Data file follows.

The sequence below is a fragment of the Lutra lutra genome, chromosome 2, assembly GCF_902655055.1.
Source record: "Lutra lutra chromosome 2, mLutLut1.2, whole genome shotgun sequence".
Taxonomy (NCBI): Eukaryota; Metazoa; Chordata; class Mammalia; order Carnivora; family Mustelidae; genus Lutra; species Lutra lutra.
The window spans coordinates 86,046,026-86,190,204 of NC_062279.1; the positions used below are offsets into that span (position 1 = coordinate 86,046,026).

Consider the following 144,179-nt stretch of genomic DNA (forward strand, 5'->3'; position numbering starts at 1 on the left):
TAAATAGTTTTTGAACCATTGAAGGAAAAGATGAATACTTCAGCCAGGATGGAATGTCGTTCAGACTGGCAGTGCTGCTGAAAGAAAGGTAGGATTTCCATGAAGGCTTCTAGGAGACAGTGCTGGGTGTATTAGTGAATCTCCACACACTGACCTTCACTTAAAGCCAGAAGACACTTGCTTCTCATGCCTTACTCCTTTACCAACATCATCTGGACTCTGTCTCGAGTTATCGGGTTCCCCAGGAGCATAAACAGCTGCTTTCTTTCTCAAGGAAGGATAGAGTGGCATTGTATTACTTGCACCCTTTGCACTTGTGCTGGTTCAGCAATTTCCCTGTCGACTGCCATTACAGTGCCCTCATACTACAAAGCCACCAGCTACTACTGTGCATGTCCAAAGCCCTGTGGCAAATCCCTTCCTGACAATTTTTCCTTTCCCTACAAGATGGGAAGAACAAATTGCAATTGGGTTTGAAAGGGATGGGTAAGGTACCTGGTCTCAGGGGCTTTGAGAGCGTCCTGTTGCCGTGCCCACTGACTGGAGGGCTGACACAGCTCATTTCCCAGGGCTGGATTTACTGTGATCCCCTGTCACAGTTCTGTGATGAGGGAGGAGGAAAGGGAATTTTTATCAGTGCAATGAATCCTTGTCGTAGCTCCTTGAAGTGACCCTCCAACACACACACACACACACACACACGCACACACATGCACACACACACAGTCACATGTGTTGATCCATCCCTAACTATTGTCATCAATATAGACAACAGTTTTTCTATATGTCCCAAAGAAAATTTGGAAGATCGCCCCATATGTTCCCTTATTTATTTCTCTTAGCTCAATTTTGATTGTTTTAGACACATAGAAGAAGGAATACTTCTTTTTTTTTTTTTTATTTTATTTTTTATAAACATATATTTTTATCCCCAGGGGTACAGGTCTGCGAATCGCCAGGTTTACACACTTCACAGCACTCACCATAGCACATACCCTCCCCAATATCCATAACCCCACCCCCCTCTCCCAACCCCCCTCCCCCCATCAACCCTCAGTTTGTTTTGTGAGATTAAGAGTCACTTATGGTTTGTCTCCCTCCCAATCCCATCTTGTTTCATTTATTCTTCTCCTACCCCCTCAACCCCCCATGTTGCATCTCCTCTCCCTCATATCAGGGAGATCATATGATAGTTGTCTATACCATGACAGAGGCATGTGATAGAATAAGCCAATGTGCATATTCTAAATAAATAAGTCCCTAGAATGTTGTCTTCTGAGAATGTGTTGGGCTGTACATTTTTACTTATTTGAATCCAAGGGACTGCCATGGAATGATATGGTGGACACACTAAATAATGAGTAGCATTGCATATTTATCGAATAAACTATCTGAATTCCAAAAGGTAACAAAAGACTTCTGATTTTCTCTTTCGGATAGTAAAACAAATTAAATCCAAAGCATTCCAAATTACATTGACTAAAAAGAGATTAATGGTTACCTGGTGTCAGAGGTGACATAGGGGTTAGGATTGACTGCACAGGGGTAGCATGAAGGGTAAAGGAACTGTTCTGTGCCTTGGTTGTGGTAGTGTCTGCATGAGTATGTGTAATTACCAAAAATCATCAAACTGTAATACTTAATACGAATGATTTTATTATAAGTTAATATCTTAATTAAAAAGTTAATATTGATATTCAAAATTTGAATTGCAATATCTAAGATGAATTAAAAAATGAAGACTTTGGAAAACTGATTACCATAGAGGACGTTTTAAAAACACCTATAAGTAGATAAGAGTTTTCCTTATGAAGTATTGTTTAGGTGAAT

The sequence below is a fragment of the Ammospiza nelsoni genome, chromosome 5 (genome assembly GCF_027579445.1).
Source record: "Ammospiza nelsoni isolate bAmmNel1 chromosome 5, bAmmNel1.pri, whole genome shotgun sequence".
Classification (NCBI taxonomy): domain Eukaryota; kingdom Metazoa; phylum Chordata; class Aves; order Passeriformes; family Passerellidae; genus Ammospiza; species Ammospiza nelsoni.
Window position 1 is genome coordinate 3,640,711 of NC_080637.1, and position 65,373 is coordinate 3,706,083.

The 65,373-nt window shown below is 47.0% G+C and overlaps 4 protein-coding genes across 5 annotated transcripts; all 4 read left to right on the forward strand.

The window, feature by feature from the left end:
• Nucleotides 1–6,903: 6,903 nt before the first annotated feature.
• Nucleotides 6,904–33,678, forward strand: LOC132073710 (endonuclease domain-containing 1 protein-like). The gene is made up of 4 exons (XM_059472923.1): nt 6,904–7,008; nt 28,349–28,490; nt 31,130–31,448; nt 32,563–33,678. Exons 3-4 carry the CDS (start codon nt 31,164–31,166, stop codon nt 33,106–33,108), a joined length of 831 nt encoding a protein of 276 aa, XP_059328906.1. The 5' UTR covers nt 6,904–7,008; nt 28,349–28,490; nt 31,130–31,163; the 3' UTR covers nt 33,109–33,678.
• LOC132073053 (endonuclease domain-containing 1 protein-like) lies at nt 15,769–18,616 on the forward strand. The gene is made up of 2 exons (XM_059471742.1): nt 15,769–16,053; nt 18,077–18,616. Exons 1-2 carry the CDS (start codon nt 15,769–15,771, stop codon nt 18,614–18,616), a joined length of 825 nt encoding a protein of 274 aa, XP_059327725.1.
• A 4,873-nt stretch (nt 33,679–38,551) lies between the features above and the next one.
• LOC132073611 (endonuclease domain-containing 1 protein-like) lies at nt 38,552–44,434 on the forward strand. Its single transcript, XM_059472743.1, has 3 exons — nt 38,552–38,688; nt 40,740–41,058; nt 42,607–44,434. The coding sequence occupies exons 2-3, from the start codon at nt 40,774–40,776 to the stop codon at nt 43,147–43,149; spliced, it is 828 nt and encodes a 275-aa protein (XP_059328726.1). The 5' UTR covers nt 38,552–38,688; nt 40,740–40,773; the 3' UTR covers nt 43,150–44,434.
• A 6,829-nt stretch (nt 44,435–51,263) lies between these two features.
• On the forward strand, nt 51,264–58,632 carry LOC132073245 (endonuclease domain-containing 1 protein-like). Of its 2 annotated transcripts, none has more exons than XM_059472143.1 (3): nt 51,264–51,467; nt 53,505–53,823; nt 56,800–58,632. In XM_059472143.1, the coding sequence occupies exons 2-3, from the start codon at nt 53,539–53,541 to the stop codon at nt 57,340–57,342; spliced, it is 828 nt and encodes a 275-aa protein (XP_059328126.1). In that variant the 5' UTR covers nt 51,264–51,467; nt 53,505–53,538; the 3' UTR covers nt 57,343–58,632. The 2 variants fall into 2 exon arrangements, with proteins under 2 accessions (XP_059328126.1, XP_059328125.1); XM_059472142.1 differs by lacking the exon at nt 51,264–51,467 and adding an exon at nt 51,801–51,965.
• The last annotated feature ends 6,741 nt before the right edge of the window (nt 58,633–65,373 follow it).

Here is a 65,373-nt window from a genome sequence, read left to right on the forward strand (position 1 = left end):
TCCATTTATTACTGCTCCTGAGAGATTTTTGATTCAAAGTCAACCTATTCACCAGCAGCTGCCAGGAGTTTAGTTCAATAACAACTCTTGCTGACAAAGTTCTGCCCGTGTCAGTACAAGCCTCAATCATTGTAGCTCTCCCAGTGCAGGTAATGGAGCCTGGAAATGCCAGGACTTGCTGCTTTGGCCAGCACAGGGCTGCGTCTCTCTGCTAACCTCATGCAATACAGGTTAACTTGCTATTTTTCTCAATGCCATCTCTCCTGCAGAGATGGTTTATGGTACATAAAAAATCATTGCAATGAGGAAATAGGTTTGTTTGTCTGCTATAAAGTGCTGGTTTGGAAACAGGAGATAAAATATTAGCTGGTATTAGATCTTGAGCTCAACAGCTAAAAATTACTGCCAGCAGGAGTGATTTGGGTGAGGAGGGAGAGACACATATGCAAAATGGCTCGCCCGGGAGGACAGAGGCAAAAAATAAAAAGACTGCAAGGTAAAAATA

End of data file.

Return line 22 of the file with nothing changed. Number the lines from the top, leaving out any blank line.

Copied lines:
TCCATTTATTACTGCTCCTGAGAGATTTTTGATTCAAAGTCAACCTATTCACCAGCAGCTGCCAGGAGTTTAGTTCAATAACAACTCTTGCTGACAAAGTTCTGCCCGTGTCAGTACAAGCCTCAATCATTGTAGCTCTCCCAGTGCAGGTAATGGAGCCTGGAAATGCCAGGACTTGCTGCTTTGGCCAGCACAGGGCTGCGTCTCTCTGCTAACCTCATGCAATACAGGTTAACTTGCTATTTTTCTCAATGCCATCTCTCCTGCAGAGATGGTTTATGGTACATAAAAAATCATTGCAATGAGGAAATAGGTTTGTTTGTCTGCTATAAAGTGCTGGTTTGGAAACAGGAGATAAAATATTAGCTGGTATTAGATCTTGAGCTCAACAGCTAAAAATTACTGCCAGCAGGAGTGATTTGGGTGAGGAGGGAGAGACACATATGCAAAATGGCTCGCCCGGGAGGACAGAGGCAAAAAATAAAAAGACTGCAAGGTAAAAATA